“Ladies and Gentlemen waiting to board United Flight 646 to Houston, I’d like to inform you of a gate change. Your plane will no longer board here at Gate C2 but will now be boarding at Gate C98. Boarding will begin in roughly 5 minutes. Thank you for flying United and have a pleasant flight.”
Gate changes can be a pain. If they’re just a couple of gates away it’s not a big deal but sometimes I feel like I’ve walked halfway to my destination by the time I get from my original gate to my new one – and sometimes you really do only have 5 or 10 minutes to get from Point A to Point B.
Ever wonder why they change gates in the first place? Here are a few reasons why it happens:
The airline usually leases specific airport space (it’s part of how airports make their money), which results in airlines “owning” whichever gates in whatever terminal (that’s why all of Delta’s planes will be in this terminal, all of Southwest’s planes will be in that terminal, and Spirit, Frontier and Allegiant share the “North” terminal that’s further away because it’s cheaper) and they can generally do with them as they please.
However some airports also keep their own gates. They’re designated as “common use” and can be used by any airline if and when they’re available.
The airport is usually not the one that assigns gates; the airline’s dispatcher is. The dispatch center determines which plane goes where. It’s based on plane size, availability, and where the plane is coming from. The latter is more important when it’s an international flight, since those have to go to the international terminal in order to go through immigration, etc.
Anyway, here are some examples of the types of things that happen.
Say that you’re due to get on that 737 to Houston at Gate C2. The 737 has landed but a bird hit the plane during landing and now the plane has to get inspected before it can fly again. They have to get another plane, pronto. There happens to be one available (you totally lucked out!) but it can’t go to Gate C2 because the “old” plane is still there. It’s a busy part of the day and other planes are already assigned to be at most of the other gates. Well, C27 was open but the 737 is too big for that space. So C98 it’ll have to be.
There’s a huge snowstorm in Chicago. Delta flight 442 was supposed to depart out of Gate B27 an hour ago but is delayed because of weather. Meanwhile, Delta flight 64, arriving from Los Angeles, is scheduled to land at Gate B27 now, but it can’t because flight 442 is still there. So flight 64 gets changed to arrive at (and later depart from) Gate B16 instead.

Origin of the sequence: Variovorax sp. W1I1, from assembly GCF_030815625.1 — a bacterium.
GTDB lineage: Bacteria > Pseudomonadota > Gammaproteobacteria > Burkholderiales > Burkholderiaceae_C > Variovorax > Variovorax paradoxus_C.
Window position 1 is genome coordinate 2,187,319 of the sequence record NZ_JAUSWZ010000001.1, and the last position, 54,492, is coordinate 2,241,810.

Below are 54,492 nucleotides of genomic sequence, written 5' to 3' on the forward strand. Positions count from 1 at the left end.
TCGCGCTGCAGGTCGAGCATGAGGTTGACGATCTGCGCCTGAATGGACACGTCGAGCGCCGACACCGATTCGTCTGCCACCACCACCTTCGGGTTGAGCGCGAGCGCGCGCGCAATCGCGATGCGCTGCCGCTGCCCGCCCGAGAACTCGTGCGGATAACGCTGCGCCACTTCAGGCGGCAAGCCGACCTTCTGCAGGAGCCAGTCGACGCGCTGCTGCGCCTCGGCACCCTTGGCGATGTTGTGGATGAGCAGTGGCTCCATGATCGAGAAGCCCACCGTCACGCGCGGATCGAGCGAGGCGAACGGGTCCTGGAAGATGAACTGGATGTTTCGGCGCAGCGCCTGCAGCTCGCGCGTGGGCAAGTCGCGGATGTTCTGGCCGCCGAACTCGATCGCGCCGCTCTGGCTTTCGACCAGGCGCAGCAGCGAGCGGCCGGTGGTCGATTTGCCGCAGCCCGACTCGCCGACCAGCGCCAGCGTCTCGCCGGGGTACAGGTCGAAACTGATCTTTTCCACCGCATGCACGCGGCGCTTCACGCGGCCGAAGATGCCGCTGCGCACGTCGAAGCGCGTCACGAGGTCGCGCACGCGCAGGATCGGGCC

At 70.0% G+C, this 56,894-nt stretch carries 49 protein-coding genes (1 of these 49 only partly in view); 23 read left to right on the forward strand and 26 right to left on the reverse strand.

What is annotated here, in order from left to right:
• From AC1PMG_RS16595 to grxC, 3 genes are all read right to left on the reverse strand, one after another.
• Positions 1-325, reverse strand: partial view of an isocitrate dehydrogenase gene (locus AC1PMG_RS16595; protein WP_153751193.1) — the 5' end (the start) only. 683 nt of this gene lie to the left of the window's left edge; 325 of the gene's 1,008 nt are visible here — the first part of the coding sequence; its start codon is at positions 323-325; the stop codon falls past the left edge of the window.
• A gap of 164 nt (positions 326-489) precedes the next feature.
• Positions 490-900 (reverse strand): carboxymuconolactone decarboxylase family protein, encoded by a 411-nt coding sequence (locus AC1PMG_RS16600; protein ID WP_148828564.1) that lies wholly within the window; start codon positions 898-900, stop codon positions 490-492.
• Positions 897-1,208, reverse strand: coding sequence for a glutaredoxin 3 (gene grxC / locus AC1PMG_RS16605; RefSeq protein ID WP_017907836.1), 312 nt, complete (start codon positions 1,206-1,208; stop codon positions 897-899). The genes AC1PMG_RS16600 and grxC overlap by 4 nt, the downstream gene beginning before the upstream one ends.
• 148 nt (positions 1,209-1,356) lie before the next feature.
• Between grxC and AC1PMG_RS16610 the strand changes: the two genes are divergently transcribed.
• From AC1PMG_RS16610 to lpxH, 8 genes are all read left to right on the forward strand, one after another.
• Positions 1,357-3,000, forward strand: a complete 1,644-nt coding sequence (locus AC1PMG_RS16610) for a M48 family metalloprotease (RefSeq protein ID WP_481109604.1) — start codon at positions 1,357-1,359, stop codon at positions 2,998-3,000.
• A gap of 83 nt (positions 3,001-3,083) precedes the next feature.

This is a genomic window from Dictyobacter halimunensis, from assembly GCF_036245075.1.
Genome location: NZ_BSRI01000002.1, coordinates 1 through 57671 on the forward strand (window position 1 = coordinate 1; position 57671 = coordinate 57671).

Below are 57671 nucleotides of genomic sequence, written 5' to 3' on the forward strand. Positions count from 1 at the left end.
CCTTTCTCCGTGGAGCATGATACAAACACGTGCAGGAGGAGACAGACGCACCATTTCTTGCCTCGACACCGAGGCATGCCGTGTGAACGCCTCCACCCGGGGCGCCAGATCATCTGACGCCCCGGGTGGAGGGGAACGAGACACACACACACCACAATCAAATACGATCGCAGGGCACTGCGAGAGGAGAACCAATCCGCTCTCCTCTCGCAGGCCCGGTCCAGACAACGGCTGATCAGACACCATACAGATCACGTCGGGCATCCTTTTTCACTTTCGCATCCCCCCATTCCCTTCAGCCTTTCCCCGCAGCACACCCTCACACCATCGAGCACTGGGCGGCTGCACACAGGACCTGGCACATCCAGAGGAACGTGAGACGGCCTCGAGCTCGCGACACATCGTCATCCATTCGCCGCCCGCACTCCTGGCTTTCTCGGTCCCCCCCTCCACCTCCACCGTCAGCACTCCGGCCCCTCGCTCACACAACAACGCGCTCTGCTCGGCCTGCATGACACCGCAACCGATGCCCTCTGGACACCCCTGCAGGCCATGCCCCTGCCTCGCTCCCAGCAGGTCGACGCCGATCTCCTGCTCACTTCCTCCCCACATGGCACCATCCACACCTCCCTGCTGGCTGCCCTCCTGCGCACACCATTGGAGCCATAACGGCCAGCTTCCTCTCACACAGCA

Because of a huge thunderstorm over Jacksonville, American flight 124 is two hours late. It can’t go to its originally planned Gate A16 because another plane, which was on time, is there now. Actually, all of Americans’ gates are taken. So flight 124 is told to go to Gate E7, which is a common-use gate. It means everyone is going to have to change terminals, which is a total pain, but what can ya do?
It’s almost like playing Tetris – figuring out where all the planes will go, taking into account where they’ll fit well, especially when you weren’t expecting “that piece” (read: circumstance) to happen. Airline dispatchers have software to help them know what gates are available, which are full and which will be taken as soon as that plane on the horizon lands. That must make things a whole lot easier!
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Here’s another reason. The airline wants your plane!
True story. Way back, I used take a United 5pm flight nonstop from O’Hare to Westchester County NY airport. We boarded as usual, but about 15 minutes before departure time, they tell us there’s a mechanical problem and had us deplane. While waiting in the boarding area, they informed us that they were putting us on a different plane at a far away gate. So we get up and move out. Half way to the new gate, I realize I left my coat on the chair in the original waiting area. When I arrive at the original gate, I see them loading the plane. I go up ask the gate agent and she says this is a full flight to the Midwest (don’t remember the exact city); that continues on from there. Unofficially she told me they needed a plane for this packed flight. Great. So I grab my coat and head to the new gate. Guess which plane is there; yep that Midwest city flight. Had to wait almost 3 hours for the repairs to be completed before we took off. While waiting, the gate agents let everybody know that we would be fed on the plane, free drinks, and extra mileage credit (gave us forms to fill out). You guessed it, no meals (weren’t loaded due to late hour), finally free drinks after a bunch of rowdies were very vocal (way before cell phones) and, no extra mileage credit. This was the final straw for me with United. It became the airline of last resort.